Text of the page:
When a mutation has been found, testing for this mistake can be offered to blood relatives. This is call predictive testing and is a “yes or no” kind of test: either the mutation is there, or it’s not. This kind of testing costs $200 to $400 and for some genes, such as BRCA1 and BRCA2, can be bulk billed.

Founder Mutations

Some groups of people have been isolated by geography, culture or religion. By chance, particular mutations are more common in some of these groups and are called Founder Mutations. This is a special type of Predictive testing. An example is testing for 3 specific mutations found in the BRCA1 and BRCA2 genes in people of Ashkenazi Jewish Heritage. This testing can be bulk billed if you have had breast or ovarian cancer.

Tumour Testing

Sometimes, testing the tumour itself can provide important clues as to whether the cancer was caused by a “faulty gene” that is being passed down through the family. Tumour testing can involve special stains or testing for genetic mutations in the cancer itself. It can also be used to guide treatment with targeted therapies.

Will I get a genetic test?

Not everyone wants or needs a genetic test.

Sometimes, a mutation (change) in a single gene can be responsible for the cancers clustering in a family. If this looks like the case in you or your family, we will discuss the benefits as well as the limitations of genetic testing.  This genetic counselling is important.  For some conditions, genetic testing provides powerful and very useful information. For other conditions, it can be more complex and personal.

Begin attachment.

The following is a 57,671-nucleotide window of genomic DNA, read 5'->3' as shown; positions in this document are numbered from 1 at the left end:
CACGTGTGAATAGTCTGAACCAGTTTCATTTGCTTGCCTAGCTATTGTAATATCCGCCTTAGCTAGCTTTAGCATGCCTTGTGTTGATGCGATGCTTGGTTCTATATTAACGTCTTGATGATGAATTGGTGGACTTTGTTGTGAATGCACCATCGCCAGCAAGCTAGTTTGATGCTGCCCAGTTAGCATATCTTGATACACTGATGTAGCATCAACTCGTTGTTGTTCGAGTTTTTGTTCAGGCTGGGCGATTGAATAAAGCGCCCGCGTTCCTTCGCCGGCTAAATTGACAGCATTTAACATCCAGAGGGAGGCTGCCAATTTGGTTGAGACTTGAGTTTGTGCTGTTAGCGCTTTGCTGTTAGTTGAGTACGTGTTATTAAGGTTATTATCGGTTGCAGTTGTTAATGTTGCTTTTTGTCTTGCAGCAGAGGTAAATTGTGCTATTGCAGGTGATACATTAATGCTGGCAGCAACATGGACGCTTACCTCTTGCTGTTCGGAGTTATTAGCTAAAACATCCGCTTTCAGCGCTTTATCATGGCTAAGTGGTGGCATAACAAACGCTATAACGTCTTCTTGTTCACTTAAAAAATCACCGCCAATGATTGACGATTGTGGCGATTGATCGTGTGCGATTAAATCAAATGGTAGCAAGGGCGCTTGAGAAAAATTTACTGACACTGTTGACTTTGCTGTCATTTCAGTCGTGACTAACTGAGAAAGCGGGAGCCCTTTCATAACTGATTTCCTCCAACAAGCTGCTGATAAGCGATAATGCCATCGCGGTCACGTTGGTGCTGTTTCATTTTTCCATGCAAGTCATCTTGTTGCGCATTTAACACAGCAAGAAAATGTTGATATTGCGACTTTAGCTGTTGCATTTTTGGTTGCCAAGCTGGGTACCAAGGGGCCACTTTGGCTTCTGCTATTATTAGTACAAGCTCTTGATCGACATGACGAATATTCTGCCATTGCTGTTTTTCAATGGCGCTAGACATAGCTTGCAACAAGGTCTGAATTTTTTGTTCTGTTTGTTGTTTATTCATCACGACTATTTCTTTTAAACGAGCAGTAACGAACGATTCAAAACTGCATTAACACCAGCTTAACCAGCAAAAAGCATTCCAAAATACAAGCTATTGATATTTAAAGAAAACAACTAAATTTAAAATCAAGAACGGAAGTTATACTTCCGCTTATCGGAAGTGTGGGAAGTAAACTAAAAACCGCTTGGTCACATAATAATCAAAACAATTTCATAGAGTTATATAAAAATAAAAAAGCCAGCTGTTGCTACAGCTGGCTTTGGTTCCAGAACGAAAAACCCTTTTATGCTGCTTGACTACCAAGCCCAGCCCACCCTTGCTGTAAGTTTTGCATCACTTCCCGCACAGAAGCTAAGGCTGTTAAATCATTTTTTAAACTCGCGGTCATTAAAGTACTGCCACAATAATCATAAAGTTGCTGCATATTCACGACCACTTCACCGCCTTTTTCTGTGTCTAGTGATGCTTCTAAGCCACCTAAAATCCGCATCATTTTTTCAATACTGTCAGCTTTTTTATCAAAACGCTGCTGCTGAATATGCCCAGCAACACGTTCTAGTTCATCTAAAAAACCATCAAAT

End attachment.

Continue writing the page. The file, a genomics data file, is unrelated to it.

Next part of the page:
Genetic testing, via a blood test, is organised separately to your consultation. At Sydney Cancer Genetics we can provide personalised screening advice and risk reducing strategies, even if no genetic testing is done.

How much does genetic testing cost?

At Sydney Cancer Genetics, genetic testing is organised separately from your medical consult. There is never any obligation to have a genetic test.

We make no money from any testing ordered so you know we are always acting in your interest. The cost of genetic testing is always discussed up front, along with the potential benefits and limitations of testing.

Genetic testing can cost from $200 to over $1000 depending on what testing is done. Genetic testing is not usually covered by either Medicare or private health insurance. However, if certain criteria are met, the cost of testing may be covered by your hospital. We will always offer this if you are eligible.

What is a Cancer Pedigree?

A Cancer Pedigree is a family history that concentrates on who in the family has had a cancer.

It is a very useful tool to assess inherited cancer risk and to estimate the potential risk of cancer for family members. It is also used to determine who might benefit from genetic testing, increased screening and other risk reducing strategies.